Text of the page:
Picture it: You’re tossing and turning on your couch in the middle of the day, unable to get comfortable because of the excruciating pain jolting through your body. The debilitating fatigue makes your limbs feel like they’re made of concrete, and you’re too exhausted to do anything besides breathe. Maybe nausea, vertigo, heart palpitations, incontinence or any number of other symptoms are adding to your pain and discomfort.
Suddenly, you get a text from your friend: “Ugh, going to be stuck late at the office again. You’re so lucky you get to stay home all day!”
“Lucky” probably doesn’t feel like the right word, does it?
Though many of our healthy friends and loved ones typically mean well, off-handed comments like this can still hurt. When someone says a person with chronic illness is “lucky,” it’s likely they haven’t thought through the full reality of the situation.
In the example above, the friend might be stressed from working long hours at her job and dream of having a few days at home to relax — which is completely valid! However, it’s important to consider that for a person with chronic illness, staying home all day to manage symptoms isn’t relaxing, or a vacation. It’s often a necessity and many may wish they were able to work.
Being told you are “lucky” can feel invalidating, as it trivializes the very real challenges people with chronic illness face on a daily basis. To help others better understand this reality, we asked our Mighty community to share an aspect of chronic illness that makes people say, “You’re so lucky!” — and why that couldn’t be further from the truth. Let’s show our chronically ill loved ones the support and understanding they deserve.
Here’s what our community shared with us:
1. Not Having to Pay Taxes
“When people learn that I don’t have to file or pay taxes, they get really jealous. Since my only income is disability (SSDI), which is tax-free, and I have no savings accounts — or anything of financial value that earns interest — I have no reason to file taxes every year. By the way, I had this verified by H&R Block. I would much, much rather be out there working, even part-time, earning money and contributing to society, even if it meant filing taxes every year. I have no problem whatsoever ‘rendering unto Caesar’ what is due to there.” — Sherry W.
2. Being Exempt From Gym Class
“Getting exempt from gym class because I couldn’t see the ball and couldn’t participate in a safe way. It was awful to be excluded.” — Jessi
3. ‘Getting’ to Leave Work Early
“There were many days when I could still work that I had to leave earlier than my assigned work hours. Between migraines and endometriosis with IBS-D I never knew if I would make it through a whole week. I remember a co-worker or two saying in earshot how nice it must be to just leave whenever I wanted. One particularly bad day when everything was flaring I was throwing up from pain and and passed out on the bathroom floor. I ended up being taken to the hospital and found out later I had an ovarian cyst that ruptured. When the EMS was wheeling me out past one of those co-workers I said, ‘Yes, I am so damn lucky to leave work early whenever I want, wanna trade?’ She put her head down and never said anything else to me the rest of the time I worked there.” — behindthemask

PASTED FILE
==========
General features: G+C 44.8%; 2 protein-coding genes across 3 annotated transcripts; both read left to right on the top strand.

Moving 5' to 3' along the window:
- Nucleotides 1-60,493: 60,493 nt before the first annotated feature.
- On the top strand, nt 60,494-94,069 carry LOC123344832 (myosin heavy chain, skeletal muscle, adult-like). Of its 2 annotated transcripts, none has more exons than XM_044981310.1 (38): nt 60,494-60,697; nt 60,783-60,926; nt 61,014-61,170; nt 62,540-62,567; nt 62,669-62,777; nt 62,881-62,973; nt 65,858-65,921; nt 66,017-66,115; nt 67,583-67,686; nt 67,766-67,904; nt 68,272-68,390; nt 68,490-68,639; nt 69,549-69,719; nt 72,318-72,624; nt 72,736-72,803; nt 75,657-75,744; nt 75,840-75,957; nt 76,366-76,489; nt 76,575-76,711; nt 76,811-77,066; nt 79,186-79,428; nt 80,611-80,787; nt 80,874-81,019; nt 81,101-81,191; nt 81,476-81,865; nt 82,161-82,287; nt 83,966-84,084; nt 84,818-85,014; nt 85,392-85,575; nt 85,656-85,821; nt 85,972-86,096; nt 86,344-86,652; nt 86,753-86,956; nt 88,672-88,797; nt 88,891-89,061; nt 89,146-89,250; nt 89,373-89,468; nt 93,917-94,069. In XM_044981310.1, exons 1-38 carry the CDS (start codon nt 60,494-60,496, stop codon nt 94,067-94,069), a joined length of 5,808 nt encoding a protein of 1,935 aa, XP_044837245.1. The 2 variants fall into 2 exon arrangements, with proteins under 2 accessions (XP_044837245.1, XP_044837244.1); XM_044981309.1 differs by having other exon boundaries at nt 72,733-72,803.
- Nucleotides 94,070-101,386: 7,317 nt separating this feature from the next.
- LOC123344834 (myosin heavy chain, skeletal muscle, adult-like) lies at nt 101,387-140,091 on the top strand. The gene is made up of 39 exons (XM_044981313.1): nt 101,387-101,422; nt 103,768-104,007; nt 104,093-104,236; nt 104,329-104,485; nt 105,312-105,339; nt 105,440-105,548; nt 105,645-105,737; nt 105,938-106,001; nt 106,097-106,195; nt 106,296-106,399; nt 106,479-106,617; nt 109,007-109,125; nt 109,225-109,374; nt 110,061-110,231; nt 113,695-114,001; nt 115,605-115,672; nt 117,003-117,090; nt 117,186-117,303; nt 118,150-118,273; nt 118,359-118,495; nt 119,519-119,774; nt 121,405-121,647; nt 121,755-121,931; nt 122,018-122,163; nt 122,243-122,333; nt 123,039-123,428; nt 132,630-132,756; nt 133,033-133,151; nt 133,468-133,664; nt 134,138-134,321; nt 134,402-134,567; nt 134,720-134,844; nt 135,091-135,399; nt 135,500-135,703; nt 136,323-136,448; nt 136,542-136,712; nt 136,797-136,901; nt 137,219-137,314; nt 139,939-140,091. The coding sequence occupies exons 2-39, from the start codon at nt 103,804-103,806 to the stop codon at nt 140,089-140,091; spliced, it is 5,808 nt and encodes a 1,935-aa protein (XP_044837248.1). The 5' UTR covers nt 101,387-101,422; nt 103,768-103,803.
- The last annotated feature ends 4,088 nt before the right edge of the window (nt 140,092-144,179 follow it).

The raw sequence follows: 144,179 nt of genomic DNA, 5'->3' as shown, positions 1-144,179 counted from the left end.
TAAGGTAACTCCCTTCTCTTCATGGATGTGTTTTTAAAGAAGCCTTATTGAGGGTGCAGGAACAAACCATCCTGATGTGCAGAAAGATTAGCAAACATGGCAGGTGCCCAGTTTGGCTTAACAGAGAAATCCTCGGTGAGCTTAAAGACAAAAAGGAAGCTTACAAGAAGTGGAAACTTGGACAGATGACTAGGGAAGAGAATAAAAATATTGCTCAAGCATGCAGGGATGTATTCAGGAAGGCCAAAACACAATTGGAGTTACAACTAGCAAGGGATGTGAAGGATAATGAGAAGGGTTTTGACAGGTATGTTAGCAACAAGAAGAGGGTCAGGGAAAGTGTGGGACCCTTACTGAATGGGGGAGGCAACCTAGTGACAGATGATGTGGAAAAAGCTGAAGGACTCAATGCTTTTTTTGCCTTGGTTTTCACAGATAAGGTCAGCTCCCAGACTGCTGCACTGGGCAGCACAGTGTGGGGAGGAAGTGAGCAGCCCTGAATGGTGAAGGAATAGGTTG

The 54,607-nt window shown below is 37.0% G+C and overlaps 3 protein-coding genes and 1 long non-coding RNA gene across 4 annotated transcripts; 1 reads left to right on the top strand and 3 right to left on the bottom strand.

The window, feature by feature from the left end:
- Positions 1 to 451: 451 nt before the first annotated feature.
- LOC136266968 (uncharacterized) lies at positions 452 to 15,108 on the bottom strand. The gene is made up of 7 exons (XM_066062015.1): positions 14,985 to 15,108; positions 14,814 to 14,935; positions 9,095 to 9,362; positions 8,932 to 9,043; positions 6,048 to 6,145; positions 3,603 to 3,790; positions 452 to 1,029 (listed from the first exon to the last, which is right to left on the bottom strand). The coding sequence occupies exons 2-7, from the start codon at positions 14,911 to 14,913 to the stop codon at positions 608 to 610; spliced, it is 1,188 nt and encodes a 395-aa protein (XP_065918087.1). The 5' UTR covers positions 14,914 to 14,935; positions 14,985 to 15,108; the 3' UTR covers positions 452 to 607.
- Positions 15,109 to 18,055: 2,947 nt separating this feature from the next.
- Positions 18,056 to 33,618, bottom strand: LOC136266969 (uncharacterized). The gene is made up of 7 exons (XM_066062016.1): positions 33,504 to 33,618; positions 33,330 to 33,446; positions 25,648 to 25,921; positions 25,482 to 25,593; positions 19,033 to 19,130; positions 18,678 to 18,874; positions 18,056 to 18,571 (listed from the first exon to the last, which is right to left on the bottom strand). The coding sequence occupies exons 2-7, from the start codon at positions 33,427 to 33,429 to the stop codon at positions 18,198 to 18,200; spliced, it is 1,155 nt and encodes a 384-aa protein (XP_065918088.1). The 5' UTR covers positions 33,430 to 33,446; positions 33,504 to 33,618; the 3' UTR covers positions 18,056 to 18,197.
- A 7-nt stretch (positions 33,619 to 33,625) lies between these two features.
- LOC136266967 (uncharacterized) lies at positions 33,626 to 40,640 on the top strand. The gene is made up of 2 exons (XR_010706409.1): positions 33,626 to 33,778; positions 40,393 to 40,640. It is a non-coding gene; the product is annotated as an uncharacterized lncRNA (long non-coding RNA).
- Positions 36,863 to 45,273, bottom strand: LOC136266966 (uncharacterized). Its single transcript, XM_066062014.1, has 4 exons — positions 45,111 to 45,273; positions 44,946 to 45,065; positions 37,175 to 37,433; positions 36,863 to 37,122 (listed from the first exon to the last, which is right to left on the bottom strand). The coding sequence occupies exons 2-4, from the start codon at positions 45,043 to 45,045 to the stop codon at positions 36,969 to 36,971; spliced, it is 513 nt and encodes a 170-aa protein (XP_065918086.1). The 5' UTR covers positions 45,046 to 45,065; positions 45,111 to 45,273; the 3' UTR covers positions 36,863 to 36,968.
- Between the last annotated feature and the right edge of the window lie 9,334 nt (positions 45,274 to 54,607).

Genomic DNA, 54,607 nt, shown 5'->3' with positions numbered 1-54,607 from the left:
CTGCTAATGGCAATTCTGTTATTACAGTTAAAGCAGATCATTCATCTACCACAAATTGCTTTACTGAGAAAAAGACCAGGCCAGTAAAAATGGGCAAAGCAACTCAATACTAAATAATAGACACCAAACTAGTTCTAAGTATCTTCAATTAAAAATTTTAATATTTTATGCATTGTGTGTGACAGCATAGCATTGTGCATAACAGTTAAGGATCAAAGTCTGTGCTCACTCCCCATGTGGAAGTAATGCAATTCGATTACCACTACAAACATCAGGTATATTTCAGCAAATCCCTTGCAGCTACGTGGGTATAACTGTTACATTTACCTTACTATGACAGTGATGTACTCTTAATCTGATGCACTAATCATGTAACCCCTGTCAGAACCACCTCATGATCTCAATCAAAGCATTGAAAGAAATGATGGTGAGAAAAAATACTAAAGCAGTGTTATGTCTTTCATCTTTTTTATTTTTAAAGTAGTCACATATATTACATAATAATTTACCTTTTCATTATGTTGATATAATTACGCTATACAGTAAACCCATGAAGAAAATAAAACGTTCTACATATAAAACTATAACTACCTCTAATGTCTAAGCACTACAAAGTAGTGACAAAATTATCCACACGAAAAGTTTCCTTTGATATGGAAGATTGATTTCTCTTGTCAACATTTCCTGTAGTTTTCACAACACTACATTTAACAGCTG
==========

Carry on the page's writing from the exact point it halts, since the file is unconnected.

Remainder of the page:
4. Losing Weight Because of Your Illness
“I think it’s crazy when people tell me that I am so lucky to be so skinny. I hasten to tell them that I am unable to digest food properly due to chronic pancreatitis. Then I have to explain patiently why that’s not a good thing. And then they still don’t get it.” — califdweller
5. Receiving Accommodations
“I was diagnosed with fibromyalgia at 15 years old, about halfway through grade 10. I remember getting really upset when my friends would make the hurtful, ‘you’re so lucky’ comments when I’d pull out the key to the school elevator so that I could attend my science class (located conveniently on the third floor). If only it were luck. I can hardly tolerate the noisy and overpopulated hallways without arriving to class in tears from either the physical pain of having climbed six flights of stairs or stimuli overload from 5,000 students’ competing voices. My disability is not a thing to consider lucky.” — Erica B.
6. Being Unable to Work
“I had to give up work after 17 years due to my chronic pain. When people think I am lucky I don’t have to work, I feel upset and angry. I would give anything to wake up in the morning and know what I was going to do that day without pain being an issue. I believe other people only truly understand when they have had a similar experience.” — Kimberley F.